Banking on real-time data for astute network planning
The turnaround time for airlines to act on data related to schedules, connections, and passenger traffic flows has come down massively.
ChinaTravelNews, Ritesh Gupta - If you are inclined towards evaluating how airlines plan and monetize their flight schedules and chart out their network connectivity, it surely is a fascinating exercise.
As much as it’s important to sustain competitive cost levels for running an airline, it is imperative to craft an apt methodology for fleet structure, scheduling, network planning etc. All such aspects, coupled with evaluation of external factors such as exchange rate volatility, oil price etc, can make or break a carrier’s performance.
Supporting a burgeoning market
For a market like China, which is being tipped to overtake the US as the world’s largest aviation market by 2033, (and will undoubtedly get there before 2033) aviation intelligence is of paramount importance. This is exemplified by the fact that carriers in China, especially the big groups, have been looking at strengthening their hub network strategy and are also increasing the frequency of a number of international and domestic routes.
The global aviation outlook is evolving, and China is at the forefront of this change, says Mark Clarkson, Business Development Director Asia Pacific at OAG.
Be it for the Australian Competition and Consumer Commission opting to give its nod for proposed alliance between Qantas and China Eastern Airlines, Delta Air Lines agreeing to buy 3.55% of China Eastern Airlines or the new airport construction project, Beijing Daxing International Airport (work slated to finish in 2018), China is set to capitalize on the demand. Another opportunity is to capitalize on its geographic location, for example, in the context of ties with U. S. carriers. According to OAG, figures for a week in April this year, indicated that Chinese carriers operated 140% more seats on flights to the US than they did five years back. In contrast, US carriers increased capacity for these routes by only 80% in the period.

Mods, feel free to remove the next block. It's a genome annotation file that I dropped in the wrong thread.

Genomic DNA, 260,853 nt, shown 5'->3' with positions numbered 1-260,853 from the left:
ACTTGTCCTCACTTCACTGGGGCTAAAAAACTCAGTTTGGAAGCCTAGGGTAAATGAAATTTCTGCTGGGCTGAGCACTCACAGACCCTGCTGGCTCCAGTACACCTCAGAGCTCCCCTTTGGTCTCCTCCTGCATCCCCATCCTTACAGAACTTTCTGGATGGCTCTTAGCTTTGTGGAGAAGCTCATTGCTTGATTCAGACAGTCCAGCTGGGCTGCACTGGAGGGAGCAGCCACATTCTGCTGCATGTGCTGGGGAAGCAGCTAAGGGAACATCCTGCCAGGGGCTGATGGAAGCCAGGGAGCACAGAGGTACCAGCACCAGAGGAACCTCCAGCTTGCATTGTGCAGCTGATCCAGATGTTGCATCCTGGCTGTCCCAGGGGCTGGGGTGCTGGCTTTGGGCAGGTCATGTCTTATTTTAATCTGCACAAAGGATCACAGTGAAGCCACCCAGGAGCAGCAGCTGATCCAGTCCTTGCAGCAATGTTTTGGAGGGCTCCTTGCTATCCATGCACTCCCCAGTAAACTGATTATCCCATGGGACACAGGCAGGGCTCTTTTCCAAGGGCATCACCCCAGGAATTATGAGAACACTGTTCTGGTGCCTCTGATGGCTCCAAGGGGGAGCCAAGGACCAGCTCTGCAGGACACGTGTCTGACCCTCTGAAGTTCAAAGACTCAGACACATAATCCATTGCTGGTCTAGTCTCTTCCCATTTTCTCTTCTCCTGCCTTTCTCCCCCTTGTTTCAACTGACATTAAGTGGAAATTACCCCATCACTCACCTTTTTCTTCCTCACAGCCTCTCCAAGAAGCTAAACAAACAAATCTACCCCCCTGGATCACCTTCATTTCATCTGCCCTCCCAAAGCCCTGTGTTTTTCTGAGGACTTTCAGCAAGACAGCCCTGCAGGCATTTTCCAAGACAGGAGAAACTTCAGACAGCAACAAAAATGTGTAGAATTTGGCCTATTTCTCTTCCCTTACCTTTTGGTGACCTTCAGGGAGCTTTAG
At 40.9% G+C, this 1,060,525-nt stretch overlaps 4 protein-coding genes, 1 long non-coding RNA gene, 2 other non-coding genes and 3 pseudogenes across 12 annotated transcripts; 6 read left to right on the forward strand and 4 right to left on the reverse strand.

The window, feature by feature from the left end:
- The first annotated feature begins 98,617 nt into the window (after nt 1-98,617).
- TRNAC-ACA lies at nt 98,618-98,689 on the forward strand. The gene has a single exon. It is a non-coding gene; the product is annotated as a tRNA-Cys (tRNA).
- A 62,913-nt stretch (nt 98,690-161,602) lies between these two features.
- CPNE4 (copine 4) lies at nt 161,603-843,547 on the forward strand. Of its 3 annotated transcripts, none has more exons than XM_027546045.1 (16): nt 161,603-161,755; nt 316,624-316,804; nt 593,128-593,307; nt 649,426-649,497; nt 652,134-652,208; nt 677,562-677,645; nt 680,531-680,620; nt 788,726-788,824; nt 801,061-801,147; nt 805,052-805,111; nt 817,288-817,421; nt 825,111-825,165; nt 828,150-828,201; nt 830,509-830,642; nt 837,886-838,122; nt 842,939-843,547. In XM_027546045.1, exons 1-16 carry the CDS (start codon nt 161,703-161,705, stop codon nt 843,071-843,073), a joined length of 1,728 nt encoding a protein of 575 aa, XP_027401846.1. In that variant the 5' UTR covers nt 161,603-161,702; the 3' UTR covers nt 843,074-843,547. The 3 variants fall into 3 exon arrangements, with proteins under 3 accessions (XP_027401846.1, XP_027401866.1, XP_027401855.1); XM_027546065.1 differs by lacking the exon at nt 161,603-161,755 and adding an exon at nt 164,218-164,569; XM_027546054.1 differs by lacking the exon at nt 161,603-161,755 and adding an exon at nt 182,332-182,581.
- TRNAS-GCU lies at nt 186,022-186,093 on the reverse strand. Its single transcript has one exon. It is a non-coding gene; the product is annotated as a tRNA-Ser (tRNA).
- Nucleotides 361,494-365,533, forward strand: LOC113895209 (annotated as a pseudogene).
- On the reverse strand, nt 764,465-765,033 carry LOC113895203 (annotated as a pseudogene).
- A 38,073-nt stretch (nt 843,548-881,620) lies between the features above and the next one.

“Strategic alliances (such as the one signed recently by Chinese carriers) bode well for China. If on one hand Qantas would get access to several points in China, China Eastern would also gain from learning about management functions through such tie-ups and vice versa,” said Clarkson.
OAG’s Schedules Analyser shared that passenger seat capacity rose to in excess of 500 million last year. This is mainly because of a robust domestic demand, accounting for almost 90% of the country’s carrier capacity. Also, China Southern, China Eastern and Air China dominate the seat capacity.
Carriers like Air China are categorically strengthening hub network. For instance, with the introduction of new international routes from Beijing to Washington, Yangon and Jeju, etc. and the Beijing-based hub carrier expanded its network coverage. Organic growth was supported by judicious use of time slots, deployment of wide-body jets etc.
Airlines need to analyze external data, and ensure various departments use it to their advantage.
A critical aspect is to make it work in conjunction, for instance collaboration between scheduling specialists and revenue management (RM) teams. How to minimize the potential conflict between RM and scheduling managers?
Data plays a vital role in such decision making. And the turnaround time for one to act on data related to schedules, connections, and passenger traffic flows has come down massively.